'The Boy Next Door': What the Critics Are Saying

Universal's creepy-neighbor thriller stars Jennifer Lopez, Ryan Guzman, Kristen Chenoweth and John Corbett.

The Boy Next Door stars Jennifer Lopez as a conflicted woman who gets romantically involved with her young neighbor, Ryan Guzmana tryst with creepy and complicated consequences. Rob Cohen directed the Universal-distributed R-rated thriller, also featuring Kristin Chenoweth and John Corbett. Lopez also produced the microbudget movie, made for four million dollars and shot within 23 days.

See what top critics are saying about The Boy Next Door:

The Hollywood Reporter's Sheri Linden says it offers "some guilty-pleasure thrills and laughs, while falling way short of its potential on both the dramatic and the camp fronts." Though free of "any real sense of naughty indulgence" or nuance, Cohen "avoids sex-scene clichés and gives the encounter, and much of what follows, energy. ... Cohen doesn’t belabor things, delivering a concise and good-looking genre piece, and making the most of a microbudget." However, Randy Edelman and Nathan Barr's excellent score ratchets up the dread. If only that high-tension music played against less obvious action and dialogue." And Guzman's Noah "quickly turns into a one-note character" opposite Lopez's "far more complex" Claire, and Barbara Curry's screenplay "settles into ordinary thriller territory way too soon."

Time's Daniel D’Addario stresses it "is not meant to be good. But its release should be applauded nonetheless. ... What makes The Boy Next Door important is its subject matter and casting: It’s an explicitly commercial film focused on the (bizarrely unrealistic) life of a middle-aged woman," noting that this year's female-led Oscar-nominated films were not given major theatrical rollouts. Its "depiction of a woman who’s capable of making mistakes without allowing them to define her is orders of magnitude more sophisticated than viewers should expect. If we want better movies about women, we have to start with movies about women in the first place. ... Lopez’s new project represents an earnest attempt to capitalize on a very real public hunger to see a woman at the center of a mainstream movie — not an indie, but an old-fashioned popcorn flick."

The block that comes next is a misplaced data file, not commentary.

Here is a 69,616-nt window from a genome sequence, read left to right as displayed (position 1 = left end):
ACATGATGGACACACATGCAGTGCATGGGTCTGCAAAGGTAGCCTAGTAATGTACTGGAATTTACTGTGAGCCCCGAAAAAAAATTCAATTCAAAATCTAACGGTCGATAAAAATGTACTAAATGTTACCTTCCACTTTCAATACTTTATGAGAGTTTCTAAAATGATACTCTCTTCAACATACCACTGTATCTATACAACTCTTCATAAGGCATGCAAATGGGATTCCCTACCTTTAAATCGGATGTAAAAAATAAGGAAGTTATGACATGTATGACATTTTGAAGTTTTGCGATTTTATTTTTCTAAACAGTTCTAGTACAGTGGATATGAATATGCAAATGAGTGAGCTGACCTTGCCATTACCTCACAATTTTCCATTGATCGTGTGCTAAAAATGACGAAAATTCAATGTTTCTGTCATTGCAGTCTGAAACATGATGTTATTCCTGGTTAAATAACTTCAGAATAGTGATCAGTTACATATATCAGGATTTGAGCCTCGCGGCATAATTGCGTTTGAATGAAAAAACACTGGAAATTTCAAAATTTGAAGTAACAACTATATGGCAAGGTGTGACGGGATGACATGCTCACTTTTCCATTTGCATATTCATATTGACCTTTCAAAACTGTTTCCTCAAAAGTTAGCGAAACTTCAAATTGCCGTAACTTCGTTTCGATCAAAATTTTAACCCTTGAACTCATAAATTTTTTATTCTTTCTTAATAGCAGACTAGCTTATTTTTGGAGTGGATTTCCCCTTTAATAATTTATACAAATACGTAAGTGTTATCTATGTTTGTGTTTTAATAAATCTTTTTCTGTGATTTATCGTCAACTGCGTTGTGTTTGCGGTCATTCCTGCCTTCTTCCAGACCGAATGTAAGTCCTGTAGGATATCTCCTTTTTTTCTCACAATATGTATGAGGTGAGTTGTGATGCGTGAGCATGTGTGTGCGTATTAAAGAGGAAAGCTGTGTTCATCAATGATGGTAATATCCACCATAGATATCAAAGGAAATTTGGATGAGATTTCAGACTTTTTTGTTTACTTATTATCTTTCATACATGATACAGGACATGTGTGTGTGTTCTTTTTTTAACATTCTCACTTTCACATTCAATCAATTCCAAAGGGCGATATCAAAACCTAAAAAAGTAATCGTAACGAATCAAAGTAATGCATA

USA Today's Claudia Puig gives it two-and-a-half stars out of four, calling it "Fatal Attraction for the digital age. ... Predictable and foolishly unsuspecting characters react in ways that make you want to shake them. But there's an undeniable sense of silly fun in this erotic thriller." She calls the tryst "tastefully steamy, with plenty of camera time devoted to Lopez and Guzman's toned bods and her black lacy underthings." Lopez "is believably powerful in moments of physical conflict. But she's unconvincing as a teacher. She gets top marks for grooming, however." And "Chenoweth brings some knowing humor to the role of Claire's best friend." Altogether, "while not exactly an inventive story, the movie is a diverting guilty pleasure, laden with eye candy and familiar thrills."

Chicago Tribune's Michael Phillips calls it "a ridonculous thriller. ... As written by Curry and directed, competently but without much energy, by Cohen, the affair is a fraught and joyless occasion for a montage of body parts in low light. Composer Edelman and Barr's sinister-orgasm theme sets the mood for instantaneous regret, even before Noah gets clingy and violent and then serial-killy. I wish The Boy Next Door were a different, zingier sort of mediocrity, but whenever it threatens to go the full Zalman King Two Moon Junction route, it pulls back and behaves itself and settles for a grindingly predictable series of escalations."

The Guardian's Jordan Hoffman writes, "Other than one crafty camera move that boasts a gloriously ridiculous 'he’s hiding behind the potted plant' reveal, there isn’t much of a visual stamp on the whole picture. It feels rushed, bland and cheap. ... The Boy Next Door is bad, but it isn’t THAT bad. It isn’t Showgirls bad, which really is a pity. ... Those who delight in seeing our cultural divas in any state of dramatic extreme will have a great time, but for a would-be cult classic, this could have been much more."